In other ways, the idea that married love is supposed to imitate Christ’s love makes life harder—we are called to lay down our desires, preferences and comfort not just for people we interact with sporadically, but for the woman with whom we share home, family, meals, bed and life.
But that brings up more good news—presumably, we married our wives because we already loved them enough to commit to this, at least in theory. Marriage serves as an extremely concentrated form of our overall Christian lives, giving us an opportunity to “practice” sacrificial love on a daily basis, and to do so in an environment where there is, hopefully, sufficient grace and love on both sides to buffer you both from inevitable failures.
What does this look like? It looks like putting someone else first, every day, and being Christ to her, so that I can be more like Him. This makes marriage is both participation in the life and love of Christ, and preparation for it, a rigorous training ground for living as Christ did in the broader context of the rest of our lives. And the nature of marriage gives this some intensely practical implications.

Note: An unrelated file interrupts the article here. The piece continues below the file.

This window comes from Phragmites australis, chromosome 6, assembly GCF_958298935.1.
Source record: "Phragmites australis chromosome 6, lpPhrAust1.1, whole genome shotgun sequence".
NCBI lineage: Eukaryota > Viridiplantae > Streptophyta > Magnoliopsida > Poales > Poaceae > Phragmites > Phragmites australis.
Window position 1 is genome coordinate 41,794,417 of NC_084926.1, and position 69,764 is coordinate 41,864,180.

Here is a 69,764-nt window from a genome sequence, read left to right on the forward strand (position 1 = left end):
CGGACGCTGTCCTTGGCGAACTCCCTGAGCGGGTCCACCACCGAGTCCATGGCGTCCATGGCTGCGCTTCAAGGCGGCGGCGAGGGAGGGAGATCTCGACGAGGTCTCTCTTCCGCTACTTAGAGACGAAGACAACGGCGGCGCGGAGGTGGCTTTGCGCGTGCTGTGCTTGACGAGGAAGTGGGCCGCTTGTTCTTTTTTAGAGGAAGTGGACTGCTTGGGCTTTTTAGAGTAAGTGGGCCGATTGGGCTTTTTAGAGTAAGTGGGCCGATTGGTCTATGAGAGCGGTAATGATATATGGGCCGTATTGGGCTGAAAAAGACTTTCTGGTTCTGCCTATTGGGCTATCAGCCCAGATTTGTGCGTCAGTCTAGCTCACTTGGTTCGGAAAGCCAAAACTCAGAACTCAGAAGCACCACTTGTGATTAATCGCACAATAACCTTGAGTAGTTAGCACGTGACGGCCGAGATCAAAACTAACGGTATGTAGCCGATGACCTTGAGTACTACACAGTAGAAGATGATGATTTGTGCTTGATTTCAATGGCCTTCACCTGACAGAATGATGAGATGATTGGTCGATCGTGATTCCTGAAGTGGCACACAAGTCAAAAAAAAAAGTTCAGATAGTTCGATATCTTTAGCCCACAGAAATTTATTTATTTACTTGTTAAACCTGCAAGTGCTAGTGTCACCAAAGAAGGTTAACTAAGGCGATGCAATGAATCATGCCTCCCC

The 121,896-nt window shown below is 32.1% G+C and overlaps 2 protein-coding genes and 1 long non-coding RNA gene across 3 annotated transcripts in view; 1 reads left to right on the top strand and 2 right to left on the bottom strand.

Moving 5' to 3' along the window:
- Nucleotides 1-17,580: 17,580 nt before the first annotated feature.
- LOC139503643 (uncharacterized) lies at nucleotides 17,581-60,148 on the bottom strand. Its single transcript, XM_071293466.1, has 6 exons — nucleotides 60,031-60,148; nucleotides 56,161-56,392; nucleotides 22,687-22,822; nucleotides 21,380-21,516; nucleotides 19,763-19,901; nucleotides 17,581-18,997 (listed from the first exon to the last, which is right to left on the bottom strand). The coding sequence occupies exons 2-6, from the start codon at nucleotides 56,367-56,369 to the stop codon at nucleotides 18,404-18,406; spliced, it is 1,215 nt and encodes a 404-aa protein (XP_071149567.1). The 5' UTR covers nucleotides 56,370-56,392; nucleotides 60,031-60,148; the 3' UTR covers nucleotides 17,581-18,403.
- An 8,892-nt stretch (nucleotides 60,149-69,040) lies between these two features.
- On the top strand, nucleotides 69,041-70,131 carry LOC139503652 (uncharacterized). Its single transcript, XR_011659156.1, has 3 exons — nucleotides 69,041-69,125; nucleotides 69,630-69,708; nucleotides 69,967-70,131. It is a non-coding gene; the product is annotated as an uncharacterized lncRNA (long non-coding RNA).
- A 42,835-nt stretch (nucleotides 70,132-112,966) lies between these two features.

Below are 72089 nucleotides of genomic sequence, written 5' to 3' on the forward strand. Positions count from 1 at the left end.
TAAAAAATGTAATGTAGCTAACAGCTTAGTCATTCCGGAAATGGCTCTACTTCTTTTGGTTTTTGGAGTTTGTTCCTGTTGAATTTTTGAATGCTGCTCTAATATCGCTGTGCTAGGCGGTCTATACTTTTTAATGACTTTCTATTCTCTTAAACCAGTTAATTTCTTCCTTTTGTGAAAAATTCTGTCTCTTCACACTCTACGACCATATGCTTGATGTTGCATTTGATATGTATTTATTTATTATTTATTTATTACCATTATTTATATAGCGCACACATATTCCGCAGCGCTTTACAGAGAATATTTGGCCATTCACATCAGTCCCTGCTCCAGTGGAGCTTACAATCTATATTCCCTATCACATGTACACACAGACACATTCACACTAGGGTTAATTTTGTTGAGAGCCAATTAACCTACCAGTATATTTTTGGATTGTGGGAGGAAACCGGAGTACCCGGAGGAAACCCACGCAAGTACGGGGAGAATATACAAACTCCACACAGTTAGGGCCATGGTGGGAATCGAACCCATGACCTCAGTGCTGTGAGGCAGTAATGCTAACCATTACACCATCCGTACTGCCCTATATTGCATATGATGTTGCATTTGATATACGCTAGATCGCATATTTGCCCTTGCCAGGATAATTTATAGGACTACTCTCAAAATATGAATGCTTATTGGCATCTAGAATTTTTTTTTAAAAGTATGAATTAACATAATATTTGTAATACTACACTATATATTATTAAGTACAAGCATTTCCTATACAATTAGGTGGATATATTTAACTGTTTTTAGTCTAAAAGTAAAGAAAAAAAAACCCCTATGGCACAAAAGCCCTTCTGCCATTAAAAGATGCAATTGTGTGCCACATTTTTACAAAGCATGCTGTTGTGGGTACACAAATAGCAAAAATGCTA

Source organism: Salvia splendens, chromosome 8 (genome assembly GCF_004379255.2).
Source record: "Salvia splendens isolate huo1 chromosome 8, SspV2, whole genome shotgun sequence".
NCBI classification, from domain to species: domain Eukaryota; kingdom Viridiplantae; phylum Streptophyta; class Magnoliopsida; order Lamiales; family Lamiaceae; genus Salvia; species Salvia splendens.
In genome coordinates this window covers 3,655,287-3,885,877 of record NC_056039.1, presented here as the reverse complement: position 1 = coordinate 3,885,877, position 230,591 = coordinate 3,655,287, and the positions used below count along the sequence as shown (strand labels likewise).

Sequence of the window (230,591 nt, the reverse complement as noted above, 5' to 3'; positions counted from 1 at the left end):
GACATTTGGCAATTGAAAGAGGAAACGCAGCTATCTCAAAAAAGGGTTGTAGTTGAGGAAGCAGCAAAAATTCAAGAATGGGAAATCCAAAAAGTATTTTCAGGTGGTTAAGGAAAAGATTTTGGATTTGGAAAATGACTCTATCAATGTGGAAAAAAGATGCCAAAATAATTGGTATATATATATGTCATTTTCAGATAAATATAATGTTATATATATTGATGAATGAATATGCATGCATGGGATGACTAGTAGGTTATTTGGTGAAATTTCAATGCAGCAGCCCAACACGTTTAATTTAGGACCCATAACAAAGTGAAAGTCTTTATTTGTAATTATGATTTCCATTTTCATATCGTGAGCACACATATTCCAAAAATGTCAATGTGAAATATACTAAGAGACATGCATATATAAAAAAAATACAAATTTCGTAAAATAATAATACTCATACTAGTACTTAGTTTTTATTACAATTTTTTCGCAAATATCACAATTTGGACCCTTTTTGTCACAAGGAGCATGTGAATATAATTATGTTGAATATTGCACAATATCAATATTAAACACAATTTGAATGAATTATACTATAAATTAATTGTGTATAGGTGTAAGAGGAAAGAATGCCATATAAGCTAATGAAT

The next time you are tempted (as we all are!) to treat your wife badly—whether through neglect, rudeness, impatience or simply taking her for granted—consider two things. First, in that moment, you have an opportunity to act out the incarnational living you are called to by your Savior and the Creator of the universe, and to embody that Savior and Creator within yourself. (Heavy!) Second, in doing so—by doing something as simple as treating well the woman you already cherish and adore—you are putting in place a pattern for yourself, and modeling for yourself the behavior that Christ himself modeled for all of us, the life that shines like a star and by its presence calls unbelievers to glorify God.
Posted May 13th, 2016 by Seed Artistic Director
by: Jeff Krabach